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How to reformat and partition a hard drive on a Windows PC



Our guide to wiping, formatting, and partitioning your hard drive using a Windows computer.

If you’re anything like us, then you’ll have fistfuls of USB flash pens and countless older hard drives stuffed in a drawer somewhere.

Hooking these up and going through the contents can be fun; looking at the various backups, game saves, ten year old CVs, long lost Linux distros, and programs that we used to use regularly. However, if you have no use for them anymore the drives themselves can be repurposed.

The problem is, if you come across a drive, USB or otherwise, that has some strange partition setup you'll find things more difficult. Usually you’ll just need to format the drive and use the available space. Other times, you’ll need to wipe the drive and and re-partition it to your own preference, or in line with what you intend to use the drive for.

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Windows 10

Deleting and creating partitions in Windows is surprisingly easy, but it can be quite daunting to someone who’s never looked into it before. On the other hand, the built-in partitioning tools for Windows can be very powerful indeed, so even if you’ve been in this position before there may be something you’ve overlooked.

Windows has two options available when it comes to wiping and creating partitions, one is slightly more complex than the other so we’ll begin with the easiest of the pair.

Volumes or partitions?

A volume isn’t the same thing as a partition. A partition is basically space created from the available capacity of the drive, whereas a volume is a section within the partition that is formatted to a useable file system.

However, most people simply regard the two as one and the same, despite the fact that they are different. We’re not going to get into too much detail here over volumes and partitions, we’ll leave that for you to look up. In this instance we’ll regard the pair as the same thing, with the end goal being the creation of a volume that we can use, or a partition of allocated space that we can delete.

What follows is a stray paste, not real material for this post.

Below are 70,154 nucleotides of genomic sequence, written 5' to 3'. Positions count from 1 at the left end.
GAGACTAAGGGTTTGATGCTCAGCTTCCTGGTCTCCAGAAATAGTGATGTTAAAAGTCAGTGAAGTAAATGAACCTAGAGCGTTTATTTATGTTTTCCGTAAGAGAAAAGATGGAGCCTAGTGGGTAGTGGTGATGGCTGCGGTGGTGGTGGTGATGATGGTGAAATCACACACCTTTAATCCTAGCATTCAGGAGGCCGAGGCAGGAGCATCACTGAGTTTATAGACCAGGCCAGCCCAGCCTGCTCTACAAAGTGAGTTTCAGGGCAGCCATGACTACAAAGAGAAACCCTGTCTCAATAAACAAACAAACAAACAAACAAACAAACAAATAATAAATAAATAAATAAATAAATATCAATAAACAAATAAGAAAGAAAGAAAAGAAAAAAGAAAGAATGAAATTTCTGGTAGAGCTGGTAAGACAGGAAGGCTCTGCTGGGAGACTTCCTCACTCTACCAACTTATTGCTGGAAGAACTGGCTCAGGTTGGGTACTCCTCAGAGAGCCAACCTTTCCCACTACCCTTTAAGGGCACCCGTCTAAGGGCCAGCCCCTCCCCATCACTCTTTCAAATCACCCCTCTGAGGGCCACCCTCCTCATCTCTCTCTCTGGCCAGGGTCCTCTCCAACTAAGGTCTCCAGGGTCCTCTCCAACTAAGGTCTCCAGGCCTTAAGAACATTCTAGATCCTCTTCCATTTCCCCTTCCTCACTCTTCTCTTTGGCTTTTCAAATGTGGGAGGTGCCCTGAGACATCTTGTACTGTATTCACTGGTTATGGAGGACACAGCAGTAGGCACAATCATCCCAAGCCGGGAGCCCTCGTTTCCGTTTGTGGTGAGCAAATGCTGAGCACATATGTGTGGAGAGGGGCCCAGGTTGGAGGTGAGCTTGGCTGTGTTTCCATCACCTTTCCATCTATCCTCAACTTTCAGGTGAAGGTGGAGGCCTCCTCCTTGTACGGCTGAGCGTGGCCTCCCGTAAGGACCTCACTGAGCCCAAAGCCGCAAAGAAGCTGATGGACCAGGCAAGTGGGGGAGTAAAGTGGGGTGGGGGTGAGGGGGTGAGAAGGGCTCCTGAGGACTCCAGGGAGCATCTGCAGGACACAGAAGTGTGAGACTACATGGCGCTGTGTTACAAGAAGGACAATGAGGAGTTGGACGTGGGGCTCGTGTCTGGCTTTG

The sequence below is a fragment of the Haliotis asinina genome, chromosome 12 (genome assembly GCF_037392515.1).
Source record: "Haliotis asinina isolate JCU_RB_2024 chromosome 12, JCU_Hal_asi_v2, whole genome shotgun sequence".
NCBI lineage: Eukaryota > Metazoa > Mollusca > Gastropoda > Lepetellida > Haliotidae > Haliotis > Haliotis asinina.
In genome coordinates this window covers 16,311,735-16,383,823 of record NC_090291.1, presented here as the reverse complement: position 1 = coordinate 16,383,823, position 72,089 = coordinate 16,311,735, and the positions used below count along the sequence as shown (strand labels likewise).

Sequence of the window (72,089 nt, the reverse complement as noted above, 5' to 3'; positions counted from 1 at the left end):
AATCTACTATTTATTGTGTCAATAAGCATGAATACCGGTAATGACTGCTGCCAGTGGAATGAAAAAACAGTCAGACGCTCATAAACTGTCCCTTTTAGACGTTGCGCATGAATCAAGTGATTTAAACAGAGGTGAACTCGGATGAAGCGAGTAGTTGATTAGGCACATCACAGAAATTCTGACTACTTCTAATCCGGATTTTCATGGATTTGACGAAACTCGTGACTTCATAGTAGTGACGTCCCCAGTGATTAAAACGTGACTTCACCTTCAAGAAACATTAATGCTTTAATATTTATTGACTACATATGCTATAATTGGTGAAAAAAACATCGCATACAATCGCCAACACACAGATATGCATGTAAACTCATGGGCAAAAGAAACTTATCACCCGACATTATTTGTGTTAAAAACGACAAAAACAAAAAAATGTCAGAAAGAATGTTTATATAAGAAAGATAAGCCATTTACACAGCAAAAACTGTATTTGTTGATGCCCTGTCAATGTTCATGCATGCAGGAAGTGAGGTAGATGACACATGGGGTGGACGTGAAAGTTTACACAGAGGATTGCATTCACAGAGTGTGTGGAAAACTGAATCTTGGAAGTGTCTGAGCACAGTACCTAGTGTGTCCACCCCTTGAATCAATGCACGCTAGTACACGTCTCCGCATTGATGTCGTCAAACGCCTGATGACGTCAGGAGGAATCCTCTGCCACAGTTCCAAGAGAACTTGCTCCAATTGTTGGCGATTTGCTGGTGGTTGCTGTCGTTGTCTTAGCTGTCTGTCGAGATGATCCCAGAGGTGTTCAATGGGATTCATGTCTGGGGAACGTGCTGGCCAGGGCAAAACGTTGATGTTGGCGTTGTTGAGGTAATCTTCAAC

Disk Management – create a partition/volume

Windows Disk Management is a tool built in to Windows XP, Vista, 7, 8.1, and 10 that offers a graphical interface to view, wipe, create, and format partitions.

To access it you can either right-click the Windows 10 Start button and choose Disk Management from the menu, or you can press the Windows key and R on your keyboard and enter diskmgmt.msc into the Run dialog box, and press Enter.

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Once launched Disk Management will display all the detected physical drives in the system, along with the partitioning that each drive may or may not have. Disk 0 is your main Windows drive (most of the time), and you may have Disk 1, 2, 3 and so on depending on how many drives you have installed, including any USB pens or external drives you have attached. Also, if you have an optical drive installed this will be displayed here.

Before we go any further it’s worth pointing out that this is a very dangerous place to hang out. While it’s mostly safe to nose around and see how the system is setup, you can potentially end up wiping out all your data with very little chance, if any at all, of recovering it. So do be careful.